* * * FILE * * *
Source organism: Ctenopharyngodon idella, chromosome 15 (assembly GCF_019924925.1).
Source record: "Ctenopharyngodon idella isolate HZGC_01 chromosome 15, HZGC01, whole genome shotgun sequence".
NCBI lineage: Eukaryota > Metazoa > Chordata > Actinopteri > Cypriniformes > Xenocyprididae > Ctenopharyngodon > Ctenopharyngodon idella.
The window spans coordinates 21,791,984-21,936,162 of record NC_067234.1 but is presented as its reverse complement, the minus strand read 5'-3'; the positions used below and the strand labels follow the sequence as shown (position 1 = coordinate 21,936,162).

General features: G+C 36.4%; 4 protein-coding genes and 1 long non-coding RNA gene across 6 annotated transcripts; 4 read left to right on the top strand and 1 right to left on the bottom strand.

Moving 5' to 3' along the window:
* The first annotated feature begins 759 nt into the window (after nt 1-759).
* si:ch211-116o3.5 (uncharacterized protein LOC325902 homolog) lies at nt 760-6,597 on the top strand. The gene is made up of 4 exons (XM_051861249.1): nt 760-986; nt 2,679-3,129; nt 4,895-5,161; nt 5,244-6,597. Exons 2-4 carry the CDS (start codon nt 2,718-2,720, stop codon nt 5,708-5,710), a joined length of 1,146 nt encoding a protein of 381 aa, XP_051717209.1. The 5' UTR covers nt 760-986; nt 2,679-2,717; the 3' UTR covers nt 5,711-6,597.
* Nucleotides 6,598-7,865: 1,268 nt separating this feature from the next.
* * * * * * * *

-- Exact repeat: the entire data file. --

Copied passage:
Source organism: Ctenopharyngodon idella, chromosome 15 (assembly GCF_019924925.1).
Source record: "Ctenopharyngodon idella isolate HZGC_01 chromosome 15, HZGC01, whole genome shotgun sequence".
NCBI lineage: Eukaryota > Metazoa > Chordata > Actinopteri > Cypriniformes > Xenocyprididae > Ctenopharyngodon > Ctenopharyngodon idella.
The window spans coordinates 21,791,984-21,936,162 of record NC_067234.1 but is presented as its reverse complement, the minus strand read 5'-3'; the positions used below and the strand labels follow the sequence as shown (position 1 = coordinate 21,936,162).

General features: G+C 36.4%; 4 protein-coding genes and 1 long non-coding RNA gene across 6 annotated transcripts; 4 read left to right on the top strand and 1 right to left on the bottom strand.

Moving 5' to 3' along the window:
* The first annotated feature begins 759 nt into the window (after nt 1-759).
* si:ch211-116o3.5 (uncharacterized protein LOC325902 homolog) lies at nt 760-6,597 on the top strand. The gene is made up of 4 exons (XM_051861249.1): nt 760-986; nt 2,679-3,129; nt 4,895-5,161; nt 5,244-6,597. Exons 2-4 carry the CDS (start codon nt 2,718-2,720, stop codon nt 5,708-5,710), a joined length of 1,146 nt encoding a protein of 381 aa, XP_051717209.1. The 5' UTR covers nt 760-986; nt 2,679-2,717; the 3' UTR covers nt 5,711-6,597.
* Nucleotides 6,598-7,865: 1,268 nt separating this feature from the next.